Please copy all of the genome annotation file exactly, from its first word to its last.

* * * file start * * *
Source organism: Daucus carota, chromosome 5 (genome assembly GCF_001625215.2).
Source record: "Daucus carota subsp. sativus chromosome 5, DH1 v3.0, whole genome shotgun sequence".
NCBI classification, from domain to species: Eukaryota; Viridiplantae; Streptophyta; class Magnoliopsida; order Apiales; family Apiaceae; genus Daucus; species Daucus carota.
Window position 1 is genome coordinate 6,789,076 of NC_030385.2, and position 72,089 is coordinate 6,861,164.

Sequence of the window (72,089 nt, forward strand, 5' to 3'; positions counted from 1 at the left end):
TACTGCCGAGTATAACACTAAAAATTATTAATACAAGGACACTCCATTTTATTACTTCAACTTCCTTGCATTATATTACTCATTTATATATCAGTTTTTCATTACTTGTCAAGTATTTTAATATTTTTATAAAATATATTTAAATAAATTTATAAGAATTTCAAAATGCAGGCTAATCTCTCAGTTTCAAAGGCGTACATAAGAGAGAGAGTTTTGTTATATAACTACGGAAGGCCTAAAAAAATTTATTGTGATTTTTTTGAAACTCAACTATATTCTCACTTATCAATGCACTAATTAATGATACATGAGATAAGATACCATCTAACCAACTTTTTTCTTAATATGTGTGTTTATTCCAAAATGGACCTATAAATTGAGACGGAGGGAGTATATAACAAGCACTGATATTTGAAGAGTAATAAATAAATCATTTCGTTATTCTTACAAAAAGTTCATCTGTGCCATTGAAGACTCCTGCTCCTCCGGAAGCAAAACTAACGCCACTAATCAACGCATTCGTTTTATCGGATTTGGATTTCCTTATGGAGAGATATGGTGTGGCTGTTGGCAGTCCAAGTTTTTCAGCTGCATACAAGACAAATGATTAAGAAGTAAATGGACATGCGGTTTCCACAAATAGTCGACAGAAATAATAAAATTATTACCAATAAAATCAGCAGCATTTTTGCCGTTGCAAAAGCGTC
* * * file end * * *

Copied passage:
Source organism: Daucus carota, chromosome 5 (genome assembly GCF_001625215.2).
Source record: "Daucus carota subsp. sativus chromosome 5, DH1 v3.0, whole genome shotgun sequence".
NCBI classification, from domain to species: Eukaryota; Viridiplantae; Streptophyta; class Magnoliopsida; order Apiales; family Apiaceae; genus Daucus; species Daucus carota.
Window position 1 is genome coordinate 6,789,076 of NC_030385.2, and position 72,089 is coordinate 6,861,164.

Sequence of the window (72,089 nt, forward strand, 5' to 3'; positions counted from 1 at the left end):
TACTGCCGAGTATAACACTAAAAATTATTAATACAAGGACACTCCATTTTATTACTTCAACTTCCTTGCATTATATTACTCATTTATATATCAGTTTTTCATTACTTGTCAAGTATTTTAATATTTTTATAAAATATATTTAAATAAATTTATAAGAATTTCAAAATGCAGGCTAATCTCTCAGTTTCAAAGGCGTACATAAGAGAGAGAGTTTTGTTATATAACTACGGAAGGCCTAAAAAAATTTATTGTGATTTTTTTGAAACTCAACTATATTCTCACTTATCAATGCACTAATTAATGATACATGAGATAAGATACCATCTAACCAACTTTTTTCTTAATATGTGTGTTTATTCCAAAATGGACCTATAAATTGAGACGGAGGGAGTATATAACAAGCACTGATATTTGAAGAGTAATAAATAAATCATTTCGTTATTCTTACAAAAAGTTCATCTGTGCCATTGAAGACTCCTGCTCCTCCGGAAGCAAAACTAACGCCACTAATCAACGCATTCGTTTTATCGGATTTGGATTTCCTTATGGAGAGATATGGTGTGGCTGTTGGCAGTCCAAGTTTTTCAGCTGCATACAAGACAAATGATTAAGAAGTAAATGGACATGCGGTTTCCACAAATAGTCGACAGAAATAATAAAATTATTACCAATAAAATCAGCAGCATTTTTGCCGTTGCAAAAGCGTC